Jazz Has Arrived in Colombia
When I graduated from Berklee in 1983, my home country, Colombia, was one of the least likely places for a jazz musician to launch a career. Except for a couple of bars and a pizza place in the northern part of Bogotá, there wasn’t much of a jazz club scene. The rise of the drug cartels and the widespread wave of violence that followed, led to a travel ban on foreigners visiting our country. Institutions such as the United Nations, the U.S. State Department, and many foreign embassies stopped bringing cultural activities to Colombia. Most of the international jazz and classical concerts where curtailed for some time.
Theaters and cultural institutions throughout the country began filling the gap with local bands. At the time, I was lucky enough to have unpacked my bags and put together a quintet to play some of the music I had written during my Boston years. Other local bands and musicians leaped in with hot fusion repertoire, and audiences responded to a new jazz scene springing up among Colombian music lovers.
In 1988, the first jazz festival was organized by Teatro Libre de Bogotá. It was certainly a brave effort given the conservative tastes of local concertgoers and the violent atmosphere in the country during those years. This success of the festival marked a crucial turning point and a new trend in Colombia’s entertainment business and became the first of many festivals that would follow. Today, Colombia holds approximately 20 annual jazz festivals in addition to numerous jazz recitals offered at various concert halls. We have come a long way in a short time. Here are some insights on how the country welcomed non-native musical forms and changed its music consumption habits.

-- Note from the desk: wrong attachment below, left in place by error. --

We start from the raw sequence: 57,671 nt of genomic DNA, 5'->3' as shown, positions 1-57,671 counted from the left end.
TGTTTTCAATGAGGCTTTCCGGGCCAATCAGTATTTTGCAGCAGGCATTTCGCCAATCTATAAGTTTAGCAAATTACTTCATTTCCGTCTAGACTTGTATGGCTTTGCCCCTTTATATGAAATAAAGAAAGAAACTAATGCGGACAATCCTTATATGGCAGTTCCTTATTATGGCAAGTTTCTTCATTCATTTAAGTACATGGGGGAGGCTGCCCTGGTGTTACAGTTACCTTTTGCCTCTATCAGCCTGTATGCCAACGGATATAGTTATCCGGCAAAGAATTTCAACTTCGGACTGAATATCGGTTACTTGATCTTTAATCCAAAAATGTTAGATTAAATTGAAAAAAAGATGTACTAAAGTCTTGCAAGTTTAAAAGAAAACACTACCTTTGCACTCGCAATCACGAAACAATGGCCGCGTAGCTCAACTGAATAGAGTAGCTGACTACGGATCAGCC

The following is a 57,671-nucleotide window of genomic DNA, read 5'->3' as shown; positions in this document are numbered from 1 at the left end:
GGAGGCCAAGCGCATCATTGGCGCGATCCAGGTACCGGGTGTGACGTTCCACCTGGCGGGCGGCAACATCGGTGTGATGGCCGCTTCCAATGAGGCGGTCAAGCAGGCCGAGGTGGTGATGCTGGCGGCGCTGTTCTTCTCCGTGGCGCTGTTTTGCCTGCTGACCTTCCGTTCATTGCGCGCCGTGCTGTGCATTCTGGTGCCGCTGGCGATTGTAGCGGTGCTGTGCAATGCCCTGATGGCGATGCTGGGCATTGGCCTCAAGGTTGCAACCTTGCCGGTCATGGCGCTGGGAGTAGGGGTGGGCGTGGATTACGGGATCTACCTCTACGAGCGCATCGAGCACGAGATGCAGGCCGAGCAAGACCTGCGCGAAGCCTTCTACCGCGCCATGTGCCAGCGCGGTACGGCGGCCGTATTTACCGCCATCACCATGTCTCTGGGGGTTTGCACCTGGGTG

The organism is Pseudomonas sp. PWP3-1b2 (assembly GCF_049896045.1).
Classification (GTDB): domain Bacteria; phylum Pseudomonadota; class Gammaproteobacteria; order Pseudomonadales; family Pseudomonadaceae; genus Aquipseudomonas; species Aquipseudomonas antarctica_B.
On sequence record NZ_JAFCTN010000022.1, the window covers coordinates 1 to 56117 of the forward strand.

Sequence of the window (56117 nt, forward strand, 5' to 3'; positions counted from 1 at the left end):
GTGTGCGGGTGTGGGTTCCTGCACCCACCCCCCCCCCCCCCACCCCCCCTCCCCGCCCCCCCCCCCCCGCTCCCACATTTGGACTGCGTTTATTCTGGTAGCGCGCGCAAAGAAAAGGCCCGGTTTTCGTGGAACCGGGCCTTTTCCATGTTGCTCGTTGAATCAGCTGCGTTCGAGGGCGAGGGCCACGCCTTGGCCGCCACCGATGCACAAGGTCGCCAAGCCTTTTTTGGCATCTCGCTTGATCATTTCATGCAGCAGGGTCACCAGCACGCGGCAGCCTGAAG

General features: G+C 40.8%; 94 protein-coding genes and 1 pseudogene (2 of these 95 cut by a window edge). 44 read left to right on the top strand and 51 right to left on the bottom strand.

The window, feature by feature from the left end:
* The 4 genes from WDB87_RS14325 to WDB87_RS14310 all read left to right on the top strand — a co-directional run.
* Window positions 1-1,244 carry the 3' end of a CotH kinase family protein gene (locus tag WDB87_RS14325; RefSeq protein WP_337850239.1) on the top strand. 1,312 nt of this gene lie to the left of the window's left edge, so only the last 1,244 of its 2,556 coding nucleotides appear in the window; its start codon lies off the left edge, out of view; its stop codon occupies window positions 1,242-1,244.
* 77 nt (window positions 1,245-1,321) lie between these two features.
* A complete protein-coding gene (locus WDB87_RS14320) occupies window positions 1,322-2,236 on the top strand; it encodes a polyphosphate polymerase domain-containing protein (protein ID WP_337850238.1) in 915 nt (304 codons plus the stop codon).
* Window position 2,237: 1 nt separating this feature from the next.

During most of the 20th century, Colombia was far behind the rhythm of international music development given poor music education programs in the schools (a situation that persists today), and a general lack of interest in musical forms other than native folk and commercial music. Other factors hindering visits to Colombia by the world’s top artists included a historically stingy economy for cultural investment and a lack of infrastructure, including proper stages and sound equipment. A major transformation came during the 1990s with a number of fortunate coincidences. Acts such as Carlos Vives and Shakira gained the kind of international attention never before seen by Colombian artists. Music schools started sprouting at universities in almost every major city in Colombia. As well, public institutions began to program big rock, jazz, and salsa festivals in Bogotá and Medellín free of charge. This sudden change brought work opportunities to local session musicians, producers, and music teachers alike, and was especially effective in consolidating a new audience for bands of all genres.
In 1995 the Bogotá mayor’s office hosted the first big music festival, Jazz al Parque, in the city’s parks. Free admission to the festival prompted concern among local musicians that audience members would come to expect free tickets for all musical events. But as it turned out, audiences multiplied after having a chance to experience jazz for free. They got hooked on it. Recent editions of Jazz al Parque have offered listeners the chance to see such artists as Wayne Shorter, Danilo Pérez, and other key figures in jazz. Organizers chose a weekend in September to celebrate the event, which, not coincidentally, is the same weekend that the Teatro Libre Jazz Festival is held.